Jade Coleman explains why schema mark-up is essential for e-commerce websites and offers her top technical SEO tips for keeping up to date and ahead of the competition.

What are Schema Mark-up, Structured Data and Rich Snippets?

Schema mark-up is code that you put on your website to help search engines such as Google provide more detailed results to users.

Structured data for websites refers to any data within a fixed field within a web page.

Schema is a set of vocabulary tags that can be added to the HTML of a website to structure the data and provide additional information so search engines can understand the content.

The way the SERPs (Search Engine Results Pages) display your marked up data are called rich snippets. Adding the schema mark-up to a website enhances the way your page is displayed in the SERPs in the form of rich snippets. It has been reported that enhanced listings can increase click-through rate by as much as 30%.

Rich Snippets

There are many different uses for schema.

For users, rich snippets produce useful information that can help the searcher with specific queries. For example, a snippet for a recipe page might show the total preparation time:

Recipe page SERP

A product page snippet might show the price, stock levels and reviews:

Product page snippet

For Google, rich snippets enable the SERPs to display enhanced listings and can assist algorithms to better index and understand the content of the page. Here’s what Google has to say:

Including structured data mark-up in web content helps Google algorithms better index and understand the content. Some data can also be used to create and display rich snippets within the search results.

Benefits of Implementing Rich Snippets

It can be very beneficial for an e-commerce website to implement schema mark-up for rich snippets, some of these benefits include:

  • Drawing a user’s attention to your relevant result
  • Providing instant information as related to the search query
  • Increasing click-through rates
  • Reducing the amount of bounces due to searchers finding the content they were looking for.

There are many different items on a website that can be marked-up with schema. The most popular for both e-commerce and lead generation websites are displayed below:

schema table

How To Implement Schema Mark-up

Adding schema mark-up to your website requires development. It’s important that what you mark up on your website is appropriate for the content.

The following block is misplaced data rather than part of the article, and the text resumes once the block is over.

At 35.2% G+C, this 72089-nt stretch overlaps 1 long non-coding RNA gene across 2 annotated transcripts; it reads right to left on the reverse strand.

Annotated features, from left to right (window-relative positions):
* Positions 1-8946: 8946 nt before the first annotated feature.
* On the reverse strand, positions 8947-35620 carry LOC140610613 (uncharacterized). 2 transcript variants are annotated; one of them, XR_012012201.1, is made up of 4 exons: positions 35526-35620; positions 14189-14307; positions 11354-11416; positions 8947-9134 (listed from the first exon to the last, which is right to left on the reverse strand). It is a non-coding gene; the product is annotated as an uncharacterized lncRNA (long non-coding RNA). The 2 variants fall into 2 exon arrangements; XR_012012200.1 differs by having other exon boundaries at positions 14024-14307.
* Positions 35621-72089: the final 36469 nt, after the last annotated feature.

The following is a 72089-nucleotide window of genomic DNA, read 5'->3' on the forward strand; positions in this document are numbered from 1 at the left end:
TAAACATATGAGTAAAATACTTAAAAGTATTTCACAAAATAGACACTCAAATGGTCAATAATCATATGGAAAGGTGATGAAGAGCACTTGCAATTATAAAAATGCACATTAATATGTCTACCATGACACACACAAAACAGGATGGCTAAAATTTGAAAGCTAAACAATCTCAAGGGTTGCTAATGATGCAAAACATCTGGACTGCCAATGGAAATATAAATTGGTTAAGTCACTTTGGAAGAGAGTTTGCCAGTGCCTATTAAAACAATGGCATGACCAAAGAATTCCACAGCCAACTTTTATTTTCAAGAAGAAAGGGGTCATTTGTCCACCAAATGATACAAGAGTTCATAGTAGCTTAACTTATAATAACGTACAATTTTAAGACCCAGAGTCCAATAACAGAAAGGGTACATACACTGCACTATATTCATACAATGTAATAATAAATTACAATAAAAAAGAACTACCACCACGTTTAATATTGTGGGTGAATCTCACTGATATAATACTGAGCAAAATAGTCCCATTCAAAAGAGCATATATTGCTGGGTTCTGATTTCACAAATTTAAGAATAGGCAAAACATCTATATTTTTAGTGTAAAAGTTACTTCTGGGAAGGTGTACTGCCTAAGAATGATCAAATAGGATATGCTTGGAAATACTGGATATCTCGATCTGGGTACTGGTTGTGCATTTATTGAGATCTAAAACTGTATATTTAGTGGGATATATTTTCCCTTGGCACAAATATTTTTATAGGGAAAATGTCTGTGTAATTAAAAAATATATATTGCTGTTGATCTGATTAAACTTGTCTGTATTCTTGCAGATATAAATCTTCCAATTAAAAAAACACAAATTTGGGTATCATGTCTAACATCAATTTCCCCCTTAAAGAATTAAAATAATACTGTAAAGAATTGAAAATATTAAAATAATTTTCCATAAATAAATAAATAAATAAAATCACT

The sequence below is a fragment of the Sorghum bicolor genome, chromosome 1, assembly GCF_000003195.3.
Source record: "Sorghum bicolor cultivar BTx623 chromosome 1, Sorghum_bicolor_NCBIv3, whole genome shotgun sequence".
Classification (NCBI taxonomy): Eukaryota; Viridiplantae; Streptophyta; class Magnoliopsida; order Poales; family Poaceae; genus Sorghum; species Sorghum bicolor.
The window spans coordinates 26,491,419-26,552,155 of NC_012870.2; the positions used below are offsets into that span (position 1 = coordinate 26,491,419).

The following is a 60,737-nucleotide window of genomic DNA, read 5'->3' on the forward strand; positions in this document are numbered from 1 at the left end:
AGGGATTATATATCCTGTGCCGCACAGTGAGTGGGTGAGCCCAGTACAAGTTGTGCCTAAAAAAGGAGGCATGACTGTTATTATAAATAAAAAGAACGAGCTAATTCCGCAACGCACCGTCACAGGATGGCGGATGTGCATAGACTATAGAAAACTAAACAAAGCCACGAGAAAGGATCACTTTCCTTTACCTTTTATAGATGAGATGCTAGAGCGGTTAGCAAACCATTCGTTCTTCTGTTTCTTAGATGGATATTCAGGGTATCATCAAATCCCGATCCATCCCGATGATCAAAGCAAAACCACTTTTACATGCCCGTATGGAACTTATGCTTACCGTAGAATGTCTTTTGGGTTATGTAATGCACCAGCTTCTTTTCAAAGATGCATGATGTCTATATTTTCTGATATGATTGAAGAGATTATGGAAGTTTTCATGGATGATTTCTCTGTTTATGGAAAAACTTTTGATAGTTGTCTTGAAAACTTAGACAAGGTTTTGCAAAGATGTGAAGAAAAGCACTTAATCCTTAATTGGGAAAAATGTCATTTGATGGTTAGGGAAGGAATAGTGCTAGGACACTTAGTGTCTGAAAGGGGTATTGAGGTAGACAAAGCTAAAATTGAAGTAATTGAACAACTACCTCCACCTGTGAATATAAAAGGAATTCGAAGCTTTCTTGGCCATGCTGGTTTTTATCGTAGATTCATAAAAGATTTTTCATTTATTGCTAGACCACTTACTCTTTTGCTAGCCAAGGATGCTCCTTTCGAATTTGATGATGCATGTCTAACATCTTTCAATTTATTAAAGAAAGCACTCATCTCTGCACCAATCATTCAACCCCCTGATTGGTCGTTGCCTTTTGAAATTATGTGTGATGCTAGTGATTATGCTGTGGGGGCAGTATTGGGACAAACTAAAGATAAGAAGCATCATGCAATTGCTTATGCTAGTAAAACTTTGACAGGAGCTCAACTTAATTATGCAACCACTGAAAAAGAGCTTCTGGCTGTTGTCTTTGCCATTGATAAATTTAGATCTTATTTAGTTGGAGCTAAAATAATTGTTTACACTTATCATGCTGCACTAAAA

The schema.org vocabulary data can be embedded in an HTML page using Microdata, RDFa, and JSON-LD formats.

  • Microdata and RDFa allow you to define new HTML attributes, which allows you to specify what schema.org field names correspond with what is visible from the page.
  • JSON-LD is the most recent and said to be the simplest mark-up format for the schema.org vocabulary. With JSON-LD you can implement a section of JSON data inside a script tag anywhere in the HTML. JSON-LD script can sit away from the user-visible text HTML, therefore making it easier to implement.

Google has technical and quality guidelines for structured data; these can be found on the Google Developers website.

Google’s structured data mark-up helper can guide you on how to add Microdata to your HTML. First you have to select a data type from a list of 10 and then add the URL of the page that you would like to start tagging. After highlighting various data items, including name, image, description etc, the tool will create the HTML for the website.

Code example:

Code example

Monitoring Your Schema Mark-up

Monitoring and checking for schema errors can be done several ways.

Google’s Structured Data Testing Tool allows you to input any new code containing the mark-up into this tool and validate it. If you already have structured data on your website but would like to edit it then you can fetch the URL of a page beforehand and it will display any errors that need fixing.

It’s recommended to monitor the errors with structured data on a regular basis; this can be done in the structured data report in Google’s Search Console. This will give you the different data types used on the website and whether or not the mark-up has any errors.

schema graph

Not sure how to implement schema mark-up or what information to use for your rich snippets? Contact our technical SEO team today.

Did you find this page useful?

Comments

About the author:

Jade Coleman is senior technical SEO specialist at ClickThrough Marketing. She is an experienced SEO strategist and analyst, delivering technical SEO insights to improve the performance of websites. Jade also has a degree in journalism and editorial design under her belt.